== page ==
I’ve been pretty quiet this week. My father passed away on Monday morning, and his funeral was on Thursday.
I posted this on my Facebook feed on Wednesday:
“Till Death Do Us Part,” by Gabrielle. 1958 to 2018, Plonia and Hendrik Koetsier. (See the full photo at the bottom of this post.)
Thursday, 10AM, Valley View Cemetery, Surrey
Thursday, noon, Emmanuel Free Reformed Church, Abbotsford, with reception to follow
I don’t share this photo lightly. There’s a vulnerability to one’s last days of a tough illness like cancer … one that has eaten you down to fragments of yourself. Physically, my dad was down to maybe 120 pounds. Mentally, strokes, leukemia, diabetes, and other compounding illnesses had stolen pieces of his mind.
But our last days and weeks were amazing.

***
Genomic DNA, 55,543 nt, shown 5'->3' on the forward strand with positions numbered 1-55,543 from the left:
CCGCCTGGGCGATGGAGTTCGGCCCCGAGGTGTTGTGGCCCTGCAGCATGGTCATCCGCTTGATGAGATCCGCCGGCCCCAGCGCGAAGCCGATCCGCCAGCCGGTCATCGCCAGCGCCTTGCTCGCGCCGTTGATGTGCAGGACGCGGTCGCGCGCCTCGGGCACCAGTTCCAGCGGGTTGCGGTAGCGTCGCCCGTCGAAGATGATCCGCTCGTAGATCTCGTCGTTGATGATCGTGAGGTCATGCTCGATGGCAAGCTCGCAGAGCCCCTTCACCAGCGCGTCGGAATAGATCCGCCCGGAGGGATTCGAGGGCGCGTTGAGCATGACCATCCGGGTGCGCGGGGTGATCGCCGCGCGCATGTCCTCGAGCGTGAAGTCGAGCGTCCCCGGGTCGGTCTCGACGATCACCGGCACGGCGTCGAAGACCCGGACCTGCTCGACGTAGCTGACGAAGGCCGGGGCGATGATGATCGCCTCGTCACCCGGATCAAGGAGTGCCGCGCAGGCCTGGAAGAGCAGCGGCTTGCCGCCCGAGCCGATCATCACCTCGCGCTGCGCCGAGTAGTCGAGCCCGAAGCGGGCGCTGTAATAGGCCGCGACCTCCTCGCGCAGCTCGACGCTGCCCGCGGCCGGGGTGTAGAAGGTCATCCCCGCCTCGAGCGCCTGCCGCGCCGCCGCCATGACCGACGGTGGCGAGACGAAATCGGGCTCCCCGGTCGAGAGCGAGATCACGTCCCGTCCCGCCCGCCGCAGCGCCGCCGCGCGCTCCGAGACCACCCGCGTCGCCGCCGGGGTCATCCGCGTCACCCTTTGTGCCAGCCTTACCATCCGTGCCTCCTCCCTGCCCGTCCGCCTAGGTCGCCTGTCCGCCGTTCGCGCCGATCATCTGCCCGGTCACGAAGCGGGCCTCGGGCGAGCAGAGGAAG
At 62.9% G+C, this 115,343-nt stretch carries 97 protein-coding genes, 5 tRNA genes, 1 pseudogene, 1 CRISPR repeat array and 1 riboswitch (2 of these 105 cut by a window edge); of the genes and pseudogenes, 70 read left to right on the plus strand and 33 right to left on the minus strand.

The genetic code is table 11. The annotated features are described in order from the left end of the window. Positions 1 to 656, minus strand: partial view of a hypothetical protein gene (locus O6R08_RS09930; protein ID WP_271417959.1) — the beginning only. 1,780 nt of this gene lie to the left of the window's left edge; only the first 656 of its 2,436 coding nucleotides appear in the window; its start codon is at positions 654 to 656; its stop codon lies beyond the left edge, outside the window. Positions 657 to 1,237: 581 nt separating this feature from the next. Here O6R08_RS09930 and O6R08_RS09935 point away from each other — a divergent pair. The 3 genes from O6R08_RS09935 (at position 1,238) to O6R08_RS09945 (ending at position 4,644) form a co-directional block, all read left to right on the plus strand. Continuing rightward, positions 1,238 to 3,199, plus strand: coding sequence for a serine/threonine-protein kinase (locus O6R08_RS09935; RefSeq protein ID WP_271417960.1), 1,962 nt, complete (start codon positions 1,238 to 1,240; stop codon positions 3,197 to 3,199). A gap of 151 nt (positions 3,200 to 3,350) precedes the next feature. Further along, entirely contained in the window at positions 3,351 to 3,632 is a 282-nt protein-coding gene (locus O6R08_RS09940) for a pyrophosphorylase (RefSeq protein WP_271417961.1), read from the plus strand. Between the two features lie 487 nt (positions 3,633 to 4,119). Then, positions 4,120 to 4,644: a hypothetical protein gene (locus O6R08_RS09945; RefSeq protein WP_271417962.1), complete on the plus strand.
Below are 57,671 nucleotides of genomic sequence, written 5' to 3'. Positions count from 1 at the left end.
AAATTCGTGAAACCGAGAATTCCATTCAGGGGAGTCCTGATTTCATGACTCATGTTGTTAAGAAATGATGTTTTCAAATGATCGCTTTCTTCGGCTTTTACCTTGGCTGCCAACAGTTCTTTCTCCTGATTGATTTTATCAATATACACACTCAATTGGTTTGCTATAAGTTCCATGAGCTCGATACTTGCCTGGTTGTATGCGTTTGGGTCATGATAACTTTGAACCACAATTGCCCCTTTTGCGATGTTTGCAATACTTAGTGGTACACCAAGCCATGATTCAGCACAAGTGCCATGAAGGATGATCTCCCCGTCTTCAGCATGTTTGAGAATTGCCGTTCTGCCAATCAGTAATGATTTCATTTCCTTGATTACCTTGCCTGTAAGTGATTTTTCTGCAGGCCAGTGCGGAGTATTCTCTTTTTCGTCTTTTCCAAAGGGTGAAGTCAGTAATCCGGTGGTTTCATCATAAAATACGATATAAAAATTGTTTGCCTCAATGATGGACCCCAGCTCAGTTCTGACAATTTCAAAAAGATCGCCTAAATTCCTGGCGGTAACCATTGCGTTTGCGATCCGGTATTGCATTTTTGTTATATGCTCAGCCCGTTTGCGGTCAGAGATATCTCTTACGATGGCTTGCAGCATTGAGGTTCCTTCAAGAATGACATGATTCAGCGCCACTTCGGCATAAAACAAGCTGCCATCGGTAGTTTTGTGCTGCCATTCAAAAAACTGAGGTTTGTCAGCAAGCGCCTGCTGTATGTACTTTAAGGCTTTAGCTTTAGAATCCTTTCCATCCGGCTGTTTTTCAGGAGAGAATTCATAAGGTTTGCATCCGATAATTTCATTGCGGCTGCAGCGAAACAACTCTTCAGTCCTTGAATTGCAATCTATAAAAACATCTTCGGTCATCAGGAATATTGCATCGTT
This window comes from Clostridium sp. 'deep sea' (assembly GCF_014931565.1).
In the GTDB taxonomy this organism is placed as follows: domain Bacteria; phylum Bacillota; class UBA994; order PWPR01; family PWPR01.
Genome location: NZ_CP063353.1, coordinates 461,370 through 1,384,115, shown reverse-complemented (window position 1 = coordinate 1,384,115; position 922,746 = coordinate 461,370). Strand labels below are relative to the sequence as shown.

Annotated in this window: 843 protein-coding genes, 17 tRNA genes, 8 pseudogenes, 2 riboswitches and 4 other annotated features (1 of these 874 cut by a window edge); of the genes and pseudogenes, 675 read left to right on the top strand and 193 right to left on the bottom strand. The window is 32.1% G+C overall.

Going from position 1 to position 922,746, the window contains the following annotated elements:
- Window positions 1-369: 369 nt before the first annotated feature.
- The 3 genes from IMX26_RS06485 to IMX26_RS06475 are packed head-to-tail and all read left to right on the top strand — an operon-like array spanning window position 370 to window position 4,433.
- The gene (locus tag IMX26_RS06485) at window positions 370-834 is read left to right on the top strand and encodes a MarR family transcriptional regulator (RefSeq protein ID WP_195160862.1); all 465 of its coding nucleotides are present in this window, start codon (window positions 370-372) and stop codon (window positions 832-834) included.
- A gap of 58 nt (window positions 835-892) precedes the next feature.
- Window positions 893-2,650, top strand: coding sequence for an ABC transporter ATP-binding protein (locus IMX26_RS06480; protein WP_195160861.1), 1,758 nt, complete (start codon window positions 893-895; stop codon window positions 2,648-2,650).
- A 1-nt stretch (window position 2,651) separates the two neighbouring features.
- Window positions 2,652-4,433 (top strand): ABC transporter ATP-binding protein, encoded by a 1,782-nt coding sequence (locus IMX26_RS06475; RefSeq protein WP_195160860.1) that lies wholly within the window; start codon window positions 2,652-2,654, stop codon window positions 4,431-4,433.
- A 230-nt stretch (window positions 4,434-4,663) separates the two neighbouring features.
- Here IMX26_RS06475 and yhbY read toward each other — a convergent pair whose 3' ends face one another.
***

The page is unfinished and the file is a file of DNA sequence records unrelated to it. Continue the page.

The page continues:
He still had his sense of humor. He still was unfailingly polite and thankful for all assistance. He bore the ugliest aspects of a disease which robbed him of almost all bodily control with a grace that I can’t quite fathom. He never once complained about his fate or his fortune. And he fought with a strength that we almost couldn’t believe.
We talked, we laughed, we remembered old trips. We sang together, we prayed together, we cried together. We stayed overnight in his hospital room so he would not be alone, would not die alone.
This photo is of one of the happiest days of his life, when he married my mom, Plon. And it’s of the last day of his life.
It’s real life. It’s good life. It’s hard life. And it’s beautiful. At the end, we can take nothing with us. Everything is stripped away.
Somehow, sometimes, that’s when we can be most human. Most real. Most authentic. Most who we are.
See you soon, Pop.
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